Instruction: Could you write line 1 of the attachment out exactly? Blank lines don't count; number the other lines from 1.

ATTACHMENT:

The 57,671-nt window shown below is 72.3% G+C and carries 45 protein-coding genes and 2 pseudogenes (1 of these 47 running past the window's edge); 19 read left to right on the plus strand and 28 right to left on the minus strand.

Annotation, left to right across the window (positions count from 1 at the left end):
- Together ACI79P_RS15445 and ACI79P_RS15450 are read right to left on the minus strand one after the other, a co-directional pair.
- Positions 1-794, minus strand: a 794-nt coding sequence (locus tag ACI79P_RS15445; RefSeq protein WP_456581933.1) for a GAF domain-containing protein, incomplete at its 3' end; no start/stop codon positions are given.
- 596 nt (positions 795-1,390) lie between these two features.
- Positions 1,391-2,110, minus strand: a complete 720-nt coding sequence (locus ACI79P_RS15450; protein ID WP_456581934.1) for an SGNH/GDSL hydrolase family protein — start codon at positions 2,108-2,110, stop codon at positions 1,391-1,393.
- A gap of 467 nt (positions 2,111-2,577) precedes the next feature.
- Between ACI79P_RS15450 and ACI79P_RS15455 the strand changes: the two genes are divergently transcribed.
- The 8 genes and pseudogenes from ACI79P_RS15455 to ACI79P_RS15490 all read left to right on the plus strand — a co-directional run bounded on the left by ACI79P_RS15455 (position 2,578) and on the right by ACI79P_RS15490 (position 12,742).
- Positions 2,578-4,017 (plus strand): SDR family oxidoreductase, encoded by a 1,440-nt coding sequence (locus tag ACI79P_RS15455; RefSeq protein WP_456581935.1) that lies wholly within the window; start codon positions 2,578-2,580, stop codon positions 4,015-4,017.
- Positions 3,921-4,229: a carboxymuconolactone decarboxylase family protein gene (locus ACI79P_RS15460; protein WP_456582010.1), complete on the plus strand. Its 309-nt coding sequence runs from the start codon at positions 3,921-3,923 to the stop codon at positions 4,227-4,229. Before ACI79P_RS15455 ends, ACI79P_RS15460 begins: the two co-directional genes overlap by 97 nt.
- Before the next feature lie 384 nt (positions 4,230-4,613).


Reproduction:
The 57,671-nt window shown below is 72.3% G+C and carries 45 protein-coding genes and 2 pseudogenes (1 of these 47 running past the window's edge); 19 read left to right on the plus strand and 28 right to left on the minus strand.